2'' Summing values to find averages on a bell curve can also be normalized to fit ANY scale. End of discussion for this one.

3'' Even if you have a table with several thousand entries (say... 100x100), know how much memory it takes up? 10k. Wow.

4'' Your technique would not apply to an average of 20 out of 100 values anyways.

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quote:
Original post by RuneLancer
1' If your game can reasonably average at 20 and have a max of 100, any character with 100 in that stat would be majorly overpowered. Or if the importance of the stat decreases exponentially, in the end the difference between even 90 and 100 will have no considerable meaning. Either way, such a situation would be bad design.



How would it be bad design? For instance in an rpg if the max level was 100, and the average npc level was 20. How is that bad design? If the average was 50 that would be bad design, since it would mean that most people where halfway between a wimp and the most powerful person alive. In a real life situation, you can think of it this way, there is rather large diffrence between an average persons stamina and that of olympic mararthon runner. In that case 20 might represent average stamina 100 the max stamina the human body can have and olympic marathon runner would probably be somewhere around 80 or above.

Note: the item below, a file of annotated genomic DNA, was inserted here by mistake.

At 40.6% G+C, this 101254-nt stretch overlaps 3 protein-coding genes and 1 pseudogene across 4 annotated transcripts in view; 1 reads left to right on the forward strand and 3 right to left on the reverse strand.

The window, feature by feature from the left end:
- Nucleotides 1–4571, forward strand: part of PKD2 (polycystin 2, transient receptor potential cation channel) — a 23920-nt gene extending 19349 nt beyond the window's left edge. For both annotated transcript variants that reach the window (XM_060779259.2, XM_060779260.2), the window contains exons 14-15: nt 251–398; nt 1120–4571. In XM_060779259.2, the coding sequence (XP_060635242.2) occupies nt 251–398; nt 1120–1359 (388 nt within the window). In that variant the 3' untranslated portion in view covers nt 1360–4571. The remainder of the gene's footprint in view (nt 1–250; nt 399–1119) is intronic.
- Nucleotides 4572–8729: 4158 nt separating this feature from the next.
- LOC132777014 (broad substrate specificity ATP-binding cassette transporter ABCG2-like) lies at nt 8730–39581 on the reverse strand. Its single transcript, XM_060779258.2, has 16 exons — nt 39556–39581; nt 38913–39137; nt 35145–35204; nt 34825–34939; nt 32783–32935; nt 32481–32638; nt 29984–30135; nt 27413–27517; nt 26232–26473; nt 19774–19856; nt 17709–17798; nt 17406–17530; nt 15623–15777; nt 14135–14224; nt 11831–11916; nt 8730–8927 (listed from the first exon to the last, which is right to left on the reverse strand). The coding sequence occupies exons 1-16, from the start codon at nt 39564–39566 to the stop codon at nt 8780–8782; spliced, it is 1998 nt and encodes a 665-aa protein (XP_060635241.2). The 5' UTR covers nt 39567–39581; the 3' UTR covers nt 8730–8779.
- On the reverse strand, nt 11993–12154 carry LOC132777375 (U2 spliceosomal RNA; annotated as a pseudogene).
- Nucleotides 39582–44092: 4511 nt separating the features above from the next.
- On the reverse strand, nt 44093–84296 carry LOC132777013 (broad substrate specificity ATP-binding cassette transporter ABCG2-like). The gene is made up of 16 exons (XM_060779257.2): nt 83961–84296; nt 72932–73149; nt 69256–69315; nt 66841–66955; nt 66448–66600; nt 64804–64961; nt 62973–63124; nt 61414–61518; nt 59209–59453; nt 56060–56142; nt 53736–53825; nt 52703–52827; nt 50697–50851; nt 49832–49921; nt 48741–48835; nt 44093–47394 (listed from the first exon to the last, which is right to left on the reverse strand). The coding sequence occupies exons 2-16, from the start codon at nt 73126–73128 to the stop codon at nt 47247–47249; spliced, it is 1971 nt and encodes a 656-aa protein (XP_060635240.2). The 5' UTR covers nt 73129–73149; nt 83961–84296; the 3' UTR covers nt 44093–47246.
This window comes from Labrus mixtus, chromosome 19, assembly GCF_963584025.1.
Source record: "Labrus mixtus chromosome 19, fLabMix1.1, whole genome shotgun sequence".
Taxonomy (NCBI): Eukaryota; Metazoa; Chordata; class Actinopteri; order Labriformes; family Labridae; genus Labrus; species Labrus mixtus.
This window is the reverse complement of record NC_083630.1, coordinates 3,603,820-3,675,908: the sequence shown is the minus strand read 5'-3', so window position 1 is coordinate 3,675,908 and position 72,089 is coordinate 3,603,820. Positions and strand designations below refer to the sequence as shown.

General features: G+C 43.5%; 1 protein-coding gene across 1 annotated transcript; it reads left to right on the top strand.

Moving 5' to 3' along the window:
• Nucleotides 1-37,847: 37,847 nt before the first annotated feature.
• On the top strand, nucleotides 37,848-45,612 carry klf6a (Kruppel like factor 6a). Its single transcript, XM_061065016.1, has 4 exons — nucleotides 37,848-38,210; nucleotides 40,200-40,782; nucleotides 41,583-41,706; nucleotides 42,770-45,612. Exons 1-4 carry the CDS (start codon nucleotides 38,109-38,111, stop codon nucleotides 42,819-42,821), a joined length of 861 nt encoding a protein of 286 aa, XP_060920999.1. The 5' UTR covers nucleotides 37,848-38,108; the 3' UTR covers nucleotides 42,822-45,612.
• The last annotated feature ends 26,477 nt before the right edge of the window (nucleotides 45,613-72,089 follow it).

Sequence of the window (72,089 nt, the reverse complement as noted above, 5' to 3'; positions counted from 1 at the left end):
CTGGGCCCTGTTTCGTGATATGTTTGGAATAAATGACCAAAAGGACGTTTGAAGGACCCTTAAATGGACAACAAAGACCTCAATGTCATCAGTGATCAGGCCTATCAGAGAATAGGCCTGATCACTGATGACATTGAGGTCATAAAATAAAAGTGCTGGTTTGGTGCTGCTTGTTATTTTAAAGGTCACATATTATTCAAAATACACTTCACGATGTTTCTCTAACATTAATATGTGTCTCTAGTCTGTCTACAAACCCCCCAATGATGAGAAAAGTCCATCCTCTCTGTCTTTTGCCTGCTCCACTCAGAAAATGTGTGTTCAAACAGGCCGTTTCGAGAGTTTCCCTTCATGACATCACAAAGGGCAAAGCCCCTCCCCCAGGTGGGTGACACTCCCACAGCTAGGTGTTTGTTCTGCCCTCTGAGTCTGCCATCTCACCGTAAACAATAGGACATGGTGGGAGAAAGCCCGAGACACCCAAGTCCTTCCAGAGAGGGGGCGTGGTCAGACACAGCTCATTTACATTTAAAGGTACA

quote:

2' Summing values to find averages on a bell curve can also be normalized to fit ANY scale. End of discussion for this one.



Again this doesn't work well unless the average value lies in the middle of the scale.

quote:

3' Even if you have a table with several thousand entries (say... 100x100), know how much memory it takes up? 10k. Wow.



I don't know about you but filling 10,000 values into a table by hand would be a serious waste of time. I can think of far more productive ways to spend my time. And if you had algorithim to fill the table why use the table and not the algorithim?

quote:

4' Your technique would not apply to an average of 20 out of 100 values anyways.



Umm, yes it does. The sign value is optional, and By changing the base value and range, it will work on any scale and average.




-----------------------------------------------------
"Fate and Destiny only give you the opportunity the rest you have to do on your own."
Current Design project: Ambitions Slave


[edited by - TechnoGoth on May 9, 2004 9:14:43 PM]

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Why don't you use a shifted bell curve to generate values near some mean? For example, use this method as an utility function, and generate a number using newNumber = (meanValue + stdDeviation*nextGaussian()), then clamp it between your desired minimum and maximum values. If you clamp it this way, the mean doesn't have to be exactly halfway between the min and max (of course, it won't be the "real" mean if it's not exactly halfway between, but it should be very close).

[edited by - Matei on May 11, 2004 7:54:55 PM]

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quote:
if you have a stats that can have a value between 0 and 100 where 50 is the average value for that stat, then the majority of values for that stat should be around 50.